The internet and digital technologies are transforming the way people live and work today, yet figures from the Central Statistics Office (CSO) show that 1 in 7 people living in Ireland have never used the internet. They cite lack of skills and the belief that they don’t need it as the key barrier to using it.

Addressing the foundations of the digital divide means reaching out to these citizens and helping them participate in a digital society. The Department of Communication Climate Action and Environment’s Digital Skills for Citizens Scheme is providing basic digital skills classes through community, voluntary and not-for-profit organisations  to help citizens take their first step online.

Communities are at the heart of everything and classes are taking place in libraries, schools, community centres, etc., across all counties. Training is targeted at people over 45, farming communities, small business owners, unemployed people, persons with disabilities and disadvantaged groups. Classes are tailored to meet the needs of the participants.  Minister Seán Canney visited a Digital Skills training class in Tubbercurry, Co. Sligo, where he observed members of the farming community learning about the Agri-Food package and the many benefits of embracing technology.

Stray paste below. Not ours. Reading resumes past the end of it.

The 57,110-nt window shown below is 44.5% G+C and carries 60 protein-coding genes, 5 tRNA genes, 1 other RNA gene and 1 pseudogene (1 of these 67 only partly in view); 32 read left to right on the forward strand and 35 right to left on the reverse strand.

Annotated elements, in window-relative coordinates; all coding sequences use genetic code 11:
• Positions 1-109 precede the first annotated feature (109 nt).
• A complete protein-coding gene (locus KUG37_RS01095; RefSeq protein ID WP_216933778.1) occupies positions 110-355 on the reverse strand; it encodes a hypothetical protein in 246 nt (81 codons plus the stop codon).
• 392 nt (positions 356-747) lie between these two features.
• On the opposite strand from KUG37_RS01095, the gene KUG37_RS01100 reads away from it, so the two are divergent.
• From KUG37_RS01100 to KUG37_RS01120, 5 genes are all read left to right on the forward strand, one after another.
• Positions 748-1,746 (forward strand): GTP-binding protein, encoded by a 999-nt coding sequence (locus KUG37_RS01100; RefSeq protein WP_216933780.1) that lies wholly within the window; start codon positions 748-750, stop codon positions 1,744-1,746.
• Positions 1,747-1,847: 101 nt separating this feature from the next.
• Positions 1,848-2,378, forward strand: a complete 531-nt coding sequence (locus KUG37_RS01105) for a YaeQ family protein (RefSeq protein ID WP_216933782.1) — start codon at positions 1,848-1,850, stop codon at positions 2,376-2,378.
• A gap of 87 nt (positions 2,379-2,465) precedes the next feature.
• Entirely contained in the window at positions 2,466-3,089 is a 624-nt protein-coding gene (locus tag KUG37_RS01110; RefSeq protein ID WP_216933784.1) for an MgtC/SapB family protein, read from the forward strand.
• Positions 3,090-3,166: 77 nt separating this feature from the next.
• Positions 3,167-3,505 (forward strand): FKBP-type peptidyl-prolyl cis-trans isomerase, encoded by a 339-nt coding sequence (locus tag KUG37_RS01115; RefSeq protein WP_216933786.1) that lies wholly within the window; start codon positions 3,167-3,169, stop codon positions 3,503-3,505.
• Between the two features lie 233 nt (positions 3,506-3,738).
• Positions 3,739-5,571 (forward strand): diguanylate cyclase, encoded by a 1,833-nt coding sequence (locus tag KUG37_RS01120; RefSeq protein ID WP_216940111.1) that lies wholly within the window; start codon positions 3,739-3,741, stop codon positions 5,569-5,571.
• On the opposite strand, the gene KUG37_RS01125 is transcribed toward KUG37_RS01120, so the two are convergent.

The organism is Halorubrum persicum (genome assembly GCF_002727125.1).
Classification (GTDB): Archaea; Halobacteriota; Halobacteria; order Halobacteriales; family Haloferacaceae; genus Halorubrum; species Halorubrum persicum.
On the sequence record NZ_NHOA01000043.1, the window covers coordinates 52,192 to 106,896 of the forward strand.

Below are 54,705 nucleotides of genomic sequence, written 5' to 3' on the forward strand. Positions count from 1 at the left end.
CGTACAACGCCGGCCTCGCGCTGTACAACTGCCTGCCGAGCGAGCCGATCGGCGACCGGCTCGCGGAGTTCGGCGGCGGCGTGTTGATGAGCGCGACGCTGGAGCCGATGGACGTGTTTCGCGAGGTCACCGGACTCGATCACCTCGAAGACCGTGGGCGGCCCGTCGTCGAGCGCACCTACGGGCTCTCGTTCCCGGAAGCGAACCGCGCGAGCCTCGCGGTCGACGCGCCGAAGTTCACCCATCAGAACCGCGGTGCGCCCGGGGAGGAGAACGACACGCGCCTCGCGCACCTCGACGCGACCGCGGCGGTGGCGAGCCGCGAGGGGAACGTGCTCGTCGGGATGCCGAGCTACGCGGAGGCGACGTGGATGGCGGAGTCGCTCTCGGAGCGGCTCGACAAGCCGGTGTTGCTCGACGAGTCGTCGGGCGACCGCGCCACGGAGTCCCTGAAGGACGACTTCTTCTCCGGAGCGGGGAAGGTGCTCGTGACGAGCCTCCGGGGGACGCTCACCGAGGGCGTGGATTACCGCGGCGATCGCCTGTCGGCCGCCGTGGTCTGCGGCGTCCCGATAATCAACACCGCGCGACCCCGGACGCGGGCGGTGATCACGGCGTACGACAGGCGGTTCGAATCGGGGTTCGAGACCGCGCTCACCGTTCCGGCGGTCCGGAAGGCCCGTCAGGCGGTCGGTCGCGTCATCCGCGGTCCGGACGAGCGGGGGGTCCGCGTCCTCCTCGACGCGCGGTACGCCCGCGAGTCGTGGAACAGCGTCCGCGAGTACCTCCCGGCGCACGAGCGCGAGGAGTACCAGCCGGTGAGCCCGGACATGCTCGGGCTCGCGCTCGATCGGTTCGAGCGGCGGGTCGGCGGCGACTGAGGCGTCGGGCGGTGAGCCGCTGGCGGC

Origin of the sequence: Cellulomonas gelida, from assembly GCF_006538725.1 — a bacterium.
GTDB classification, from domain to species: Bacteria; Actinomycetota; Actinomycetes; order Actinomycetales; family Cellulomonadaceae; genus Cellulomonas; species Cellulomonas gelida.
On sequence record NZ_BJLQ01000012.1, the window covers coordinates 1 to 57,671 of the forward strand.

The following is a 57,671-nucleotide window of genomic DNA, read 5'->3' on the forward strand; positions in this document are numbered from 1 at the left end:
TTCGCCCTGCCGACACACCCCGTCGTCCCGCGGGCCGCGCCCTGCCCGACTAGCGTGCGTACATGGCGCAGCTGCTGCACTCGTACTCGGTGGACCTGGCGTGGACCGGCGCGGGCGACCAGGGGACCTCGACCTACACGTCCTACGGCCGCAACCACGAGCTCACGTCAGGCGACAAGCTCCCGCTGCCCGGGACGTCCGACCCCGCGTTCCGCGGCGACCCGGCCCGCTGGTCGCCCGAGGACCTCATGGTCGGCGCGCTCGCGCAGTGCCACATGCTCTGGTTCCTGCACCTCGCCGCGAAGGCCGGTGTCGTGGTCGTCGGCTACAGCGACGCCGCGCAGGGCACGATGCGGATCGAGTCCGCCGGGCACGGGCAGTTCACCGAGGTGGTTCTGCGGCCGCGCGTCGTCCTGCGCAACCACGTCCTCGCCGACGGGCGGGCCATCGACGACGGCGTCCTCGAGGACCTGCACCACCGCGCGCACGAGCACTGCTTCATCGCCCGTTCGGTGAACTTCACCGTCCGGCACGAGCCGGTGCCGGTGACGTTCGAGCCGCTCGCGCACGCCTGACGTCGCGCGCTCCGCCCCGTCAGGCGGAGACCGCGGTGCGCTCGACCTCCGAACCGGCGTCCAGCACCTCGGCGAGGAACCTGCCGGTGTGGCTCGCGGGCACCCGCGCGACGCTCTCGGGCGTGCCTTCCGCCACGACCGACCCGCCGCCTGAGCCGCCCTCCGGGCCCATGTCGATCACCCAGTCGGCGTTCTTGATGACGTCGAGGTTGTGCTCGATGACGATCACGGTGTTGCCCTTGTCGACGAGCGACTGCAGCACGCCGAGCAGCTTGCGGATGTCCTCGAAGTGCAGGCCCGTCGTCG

Since the commencement of the Scheme in 2017, over 37,000 citizens have received training including 14,600 citizens over the age of 65 and over 5,200 members of the Farming Community. In addition to providing citizens with the skills to use online Government services, participants have reported that they feel less isolated and confident to use technology to stay in touch with family and friends.

Further details on the Scheme and the National Training Schedule is available at

Digital Skills session in Tubbercurry, Co. Sligo with Minister of State Sean Canney